With a front and top pad arrangement, pain relief is targeted at anterior shoulder tissues, like:

  • Acromio-clavicular joint (the joint where your collarbone joins the shoulder)
  • Biceps tendon
  • Anterior deltoid muscle
  • Supraspinatus tendon attachment

3. Anterior and Posterior shoulder

frozen shoulder front and back tens pad placements

frozen shoulder front and back TENS pad placements

Sometimes, you might have pain deep and to the back part of your shoulder. This TENS pad arrangement could be the answer.

Most of your shoulder musculature is at the back of the shoulder. Often, the tendons of these muscles can be causing pain during a bout of frozen shoulder.

With the signal intensity turned to the right level, you can penetrate multiple shoulder tissues with this pad arrangement.

This arrangement works great for general shoulder pain or Rotator Cuff pain too.

The Frozen Shoulder Timeline

The length of time you will experience a full cycle of adhesive capsulitis varies, but most episodes are resolved naturally by 18-24 months. It can, however, last longer.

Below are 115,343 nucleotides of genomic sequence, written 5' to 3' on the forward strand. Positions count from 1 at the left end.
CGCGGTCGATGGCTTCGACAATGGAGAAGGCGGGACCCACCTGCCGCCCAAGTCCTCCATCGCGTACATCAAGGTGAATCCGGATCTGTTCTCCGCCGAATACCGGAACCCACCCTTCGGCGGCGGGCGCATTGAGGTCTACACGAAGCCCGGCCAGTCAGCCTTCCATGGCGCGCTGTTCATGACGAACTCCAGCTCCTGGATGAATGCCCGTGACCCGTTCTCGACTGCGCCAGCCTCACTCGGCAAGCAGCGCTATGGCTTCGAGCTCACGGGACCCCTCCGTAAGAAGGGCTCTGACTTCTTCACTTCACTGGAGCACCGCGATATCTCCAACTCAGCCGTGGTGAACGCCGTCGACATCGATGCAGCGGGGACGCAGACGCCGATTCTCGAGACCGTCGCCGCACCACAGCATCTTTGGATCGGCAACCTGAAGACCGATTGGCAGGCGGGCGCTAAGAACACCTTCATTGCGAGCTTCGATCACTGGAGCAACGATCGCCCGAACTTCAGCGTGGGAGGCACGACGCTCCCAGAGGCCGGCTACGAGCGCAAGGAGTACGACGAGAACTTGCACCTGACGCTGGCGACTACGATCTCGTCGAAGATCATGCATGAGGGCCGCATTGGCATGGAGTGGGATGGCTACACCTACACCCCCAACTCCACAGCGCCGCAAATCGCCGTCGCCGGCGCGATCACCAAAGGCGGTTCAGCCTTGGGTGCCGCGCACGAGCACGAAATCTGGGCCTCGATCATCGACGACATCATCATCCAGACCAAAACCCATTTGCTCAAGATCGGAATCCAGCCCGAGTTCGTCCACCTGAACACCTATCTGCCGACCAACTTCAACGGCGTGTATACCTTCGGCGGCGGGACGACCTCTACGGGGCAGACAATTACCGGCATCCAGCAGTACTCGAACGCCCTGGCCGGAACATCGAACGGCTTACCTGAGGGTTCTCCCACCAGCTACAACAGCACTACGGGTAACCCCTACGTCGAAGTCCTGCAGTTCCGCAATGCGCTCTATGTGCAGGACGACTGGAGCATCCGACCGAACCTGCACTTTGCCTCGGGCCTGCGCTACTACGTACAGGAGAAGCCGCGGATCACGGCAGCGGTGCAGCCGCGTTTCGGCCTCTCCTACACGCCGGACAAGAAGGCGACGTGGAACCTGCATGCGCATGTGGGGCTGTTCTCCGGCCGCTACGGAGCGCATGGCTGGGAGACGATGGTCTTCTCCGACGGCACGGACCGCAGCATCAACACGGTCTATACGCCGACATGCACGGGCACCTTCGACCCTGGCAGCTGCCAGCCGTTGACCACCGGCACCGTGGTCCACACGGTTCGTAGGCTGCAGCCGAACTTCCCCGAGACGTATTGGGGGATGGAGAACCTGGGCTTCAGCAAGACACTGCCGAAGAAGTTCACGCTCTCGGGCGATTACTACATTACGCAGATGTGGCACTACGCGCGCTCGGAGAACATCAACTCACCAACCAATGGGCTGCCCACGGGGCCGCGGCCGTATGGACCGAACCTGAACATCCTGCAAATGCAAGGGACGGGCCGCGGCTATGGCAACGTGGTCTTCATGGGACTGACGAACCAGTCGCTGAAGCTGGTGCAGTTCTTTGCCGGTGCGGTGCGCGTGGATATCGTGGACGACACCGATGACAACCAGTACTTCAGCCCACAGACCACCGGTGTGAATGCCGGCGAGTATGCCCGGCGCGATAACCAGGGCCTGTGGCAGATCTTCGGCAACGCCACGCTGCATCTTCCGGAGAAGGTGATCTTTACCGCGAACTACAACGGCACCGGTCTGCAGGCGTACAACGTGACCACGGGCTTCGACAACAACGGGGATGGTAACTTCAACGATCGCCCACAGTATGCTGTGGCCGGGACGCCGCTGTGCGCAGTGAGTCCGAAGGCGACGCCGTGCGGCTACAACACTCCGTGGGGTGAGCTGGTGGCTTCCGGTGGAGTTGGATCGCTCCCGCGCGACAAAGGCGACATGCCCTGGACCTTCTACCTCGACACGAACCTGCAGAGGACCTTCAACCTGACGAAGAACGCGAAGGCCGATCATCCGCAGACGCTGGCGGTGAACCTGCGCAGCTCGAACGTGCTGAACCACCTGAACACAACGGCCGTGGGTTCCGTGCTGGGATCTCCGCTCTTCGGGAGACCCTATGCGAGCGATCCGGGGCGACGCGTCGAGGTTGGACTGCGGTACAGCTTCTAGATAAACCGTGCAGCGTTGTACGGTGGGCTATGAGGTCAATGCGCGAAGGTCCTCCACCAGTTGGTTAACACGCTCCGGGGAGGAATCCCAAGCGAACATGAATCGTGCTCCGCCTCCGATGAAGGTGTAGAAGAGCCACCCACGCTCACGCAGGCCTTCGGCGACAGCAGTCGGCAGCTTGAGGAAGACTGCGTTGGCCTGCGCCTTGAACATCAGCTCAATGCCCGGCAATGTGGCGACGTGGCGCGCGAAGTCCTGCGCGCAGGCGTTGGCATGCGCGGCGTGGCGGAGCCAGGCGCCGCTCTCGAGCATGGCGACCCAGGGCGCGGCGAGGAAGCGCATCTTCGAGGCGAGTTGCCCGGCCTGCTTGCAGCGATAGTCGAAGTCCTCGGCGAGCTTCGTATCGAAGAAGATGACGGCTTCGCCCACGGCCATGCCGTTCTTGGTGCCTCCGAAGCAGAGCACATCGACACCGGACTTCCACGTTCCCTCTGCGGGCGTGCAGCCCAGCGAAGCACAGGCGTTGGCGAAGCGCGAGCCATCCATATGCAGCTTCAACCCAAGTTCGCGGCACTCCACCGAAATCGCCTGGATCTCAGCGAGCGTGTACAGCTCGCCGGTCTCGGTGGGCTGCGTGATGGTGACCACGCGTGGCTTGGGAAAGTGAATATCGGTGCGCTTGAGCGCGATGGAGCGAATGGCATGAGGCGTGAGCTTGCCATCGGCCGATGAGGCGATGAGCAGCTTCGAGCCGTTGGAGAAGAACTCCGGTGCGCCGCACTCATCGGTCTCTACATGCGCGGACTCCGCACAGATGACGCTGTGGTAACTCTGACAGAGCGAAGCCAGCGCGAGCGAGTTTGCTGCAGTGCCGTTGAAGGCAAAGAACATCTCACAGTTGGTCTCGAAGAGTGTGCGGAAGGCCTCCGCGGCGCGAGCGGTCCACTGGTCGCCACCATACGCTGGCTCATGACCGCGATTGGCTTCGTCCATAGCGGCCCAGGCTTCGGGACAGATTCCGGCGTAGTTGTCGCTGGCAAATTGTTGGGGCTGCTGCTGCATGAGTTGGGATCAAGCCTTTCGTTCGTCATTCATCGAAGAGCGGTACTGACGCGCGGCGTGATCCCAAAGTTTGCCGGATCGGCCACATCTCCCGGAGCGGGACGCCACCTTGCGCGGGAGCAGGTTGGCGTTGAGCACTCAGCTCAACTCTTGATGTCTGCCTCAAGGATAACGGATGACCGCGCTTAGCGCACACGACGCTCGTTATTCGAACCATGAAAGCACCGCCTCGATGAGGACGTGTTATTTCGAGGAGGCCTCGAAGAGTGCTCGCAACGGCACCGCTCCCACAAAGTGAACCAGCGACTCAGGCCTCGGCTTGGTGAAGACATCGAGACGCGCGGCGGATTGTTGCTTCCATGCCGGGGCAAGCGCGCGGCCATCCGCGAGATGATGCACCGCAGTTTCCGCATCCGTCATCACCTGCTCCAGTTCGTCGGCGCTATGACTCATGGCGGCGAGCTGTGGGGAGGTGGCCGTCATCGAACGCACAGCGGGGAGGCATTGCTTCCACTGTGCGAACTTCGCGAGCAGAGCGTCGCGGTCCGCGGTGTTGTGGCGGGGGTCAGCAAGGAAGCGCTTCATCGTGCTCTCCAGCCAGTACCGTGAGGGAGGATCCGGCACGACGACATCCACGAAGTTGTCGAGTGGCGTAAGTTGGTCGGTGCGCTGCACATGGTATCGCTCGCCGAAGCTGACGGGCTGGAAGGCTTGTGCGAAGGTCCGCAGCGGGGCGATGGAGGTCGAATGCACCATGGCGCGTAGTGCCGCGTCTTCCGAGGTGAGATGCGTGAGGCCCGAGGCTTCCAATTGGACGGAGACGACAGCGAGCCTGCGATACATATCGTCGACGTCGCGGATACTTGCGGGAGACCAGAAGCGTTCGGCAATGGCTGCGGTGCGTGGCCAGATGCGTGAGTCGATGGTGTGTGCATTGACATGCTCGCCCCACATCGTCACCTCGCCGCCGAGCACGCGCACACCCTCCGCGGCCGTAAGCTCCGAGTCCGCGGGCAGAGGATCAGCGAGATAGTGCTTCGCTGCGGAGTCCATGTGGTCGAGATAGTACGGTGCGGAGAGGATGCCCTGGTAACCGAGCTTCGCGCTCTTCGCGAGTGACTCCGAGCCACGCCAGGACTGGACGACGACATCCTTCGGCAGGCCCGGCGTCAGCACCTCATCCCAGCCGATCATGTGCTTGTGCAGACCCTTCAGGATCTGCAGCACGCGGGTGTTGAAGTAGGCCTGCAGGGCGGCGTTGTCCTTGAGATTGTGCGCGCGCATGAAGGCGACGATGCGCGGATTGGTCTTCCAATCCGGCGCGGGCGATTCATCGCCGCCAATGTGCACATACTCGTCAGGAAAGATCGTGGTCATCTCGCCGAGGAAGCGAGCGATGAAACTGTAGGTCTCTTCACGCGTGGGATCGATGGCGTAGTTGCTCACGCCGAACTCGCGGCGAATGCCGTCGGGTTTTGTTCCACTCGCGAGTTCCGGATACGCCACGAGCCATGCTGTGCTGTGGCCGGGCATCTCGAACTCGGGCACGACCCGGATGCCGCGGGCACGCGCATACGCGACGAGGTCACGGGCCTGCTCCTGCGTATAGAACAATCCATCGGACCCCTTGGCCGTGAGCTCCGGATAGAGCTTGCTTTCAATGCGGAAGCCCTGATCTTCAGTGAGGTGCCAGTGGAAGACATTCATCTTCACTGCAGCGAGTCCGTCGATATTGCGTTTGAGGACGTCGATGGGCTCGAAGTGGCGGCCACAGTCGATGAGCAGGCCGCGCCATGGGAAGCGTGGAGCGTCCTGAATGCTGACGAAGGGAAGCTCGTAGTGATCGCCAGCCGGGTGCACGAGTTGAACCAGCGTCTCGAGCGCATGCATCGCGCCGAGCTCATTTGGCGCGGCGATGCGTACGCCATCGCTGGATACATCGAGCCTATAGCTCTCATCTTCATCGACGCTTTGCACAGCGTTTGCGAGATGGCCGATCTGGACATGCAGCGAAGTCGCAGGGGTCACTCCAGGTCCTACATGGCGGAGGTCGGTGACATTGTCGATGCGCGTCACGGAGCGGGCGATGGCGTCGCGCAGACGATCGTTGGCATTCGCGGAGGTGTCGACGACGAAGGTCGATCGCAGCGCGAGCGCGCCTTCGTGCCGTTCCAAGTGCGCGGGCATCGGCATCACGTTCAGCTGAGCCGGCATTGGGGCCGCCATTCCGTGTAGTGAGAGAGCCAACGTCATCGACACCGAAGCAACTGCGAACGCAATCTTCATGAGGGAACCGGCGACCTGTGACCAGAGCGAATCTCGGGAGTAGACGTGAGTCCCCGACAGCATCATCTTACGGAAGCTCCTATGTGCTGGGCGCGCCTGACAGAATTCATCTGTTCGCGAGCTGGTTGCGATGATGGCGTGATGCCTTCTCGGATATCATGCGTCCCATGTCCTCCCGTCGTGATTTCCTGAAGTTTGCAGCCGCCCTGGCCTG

frozen shoulder timeframes

As a guide:

Freezing Phase (1-3 months):

  • Pain Increases: The discomfort starts off mild but escalates, becoming more constant and intense.
  • Limited Movement: Initially, there’s a bit of stiffness. As the weeks progress, lifting or rotating your arm becomes increasingly difficult.

Frozen Phase (4-12 months):

  • Pain Stays or Eases Slightly: The intense pain might find a plateau. While it doesn’t fully disappear, there may be periods where it’s less severe.
  • Very Hard to Move: During this long stretch, your shoulder feels like it’s locked in place, making overhead or behind-the-back movements especially challenging.

Thawing Phase (12-36 months):

  • Pain Starts to Go Away: Gradually, the sharp stings of pain begin to recede, becoming more manageable.
  • Movement Returns Gradually: As the months go by, your shoulder loosens. Day-to-day activities become less of a challenge, however permanent tightness can sometimes be seen when you lift your arm up high.

Duration of a TENS session for Frozen Shoulder

A typical session lasts 20 to 25 minutes, aimed at maximizing pain relief.

For optimal results, using the TENS machine approximately three times a week over a span of 4 to 5 weeks is a good first approach.

Remember: A significant advantage of TENS therapy is its ability to address the core pain, thus paving the way for improved joint movement.

So make sure you’re following the recommended shoulder exercises from your physio, chiro, or other doctor, to get the benefits of post-TENS stretching.

How does TENS work for Frozen Shoulder?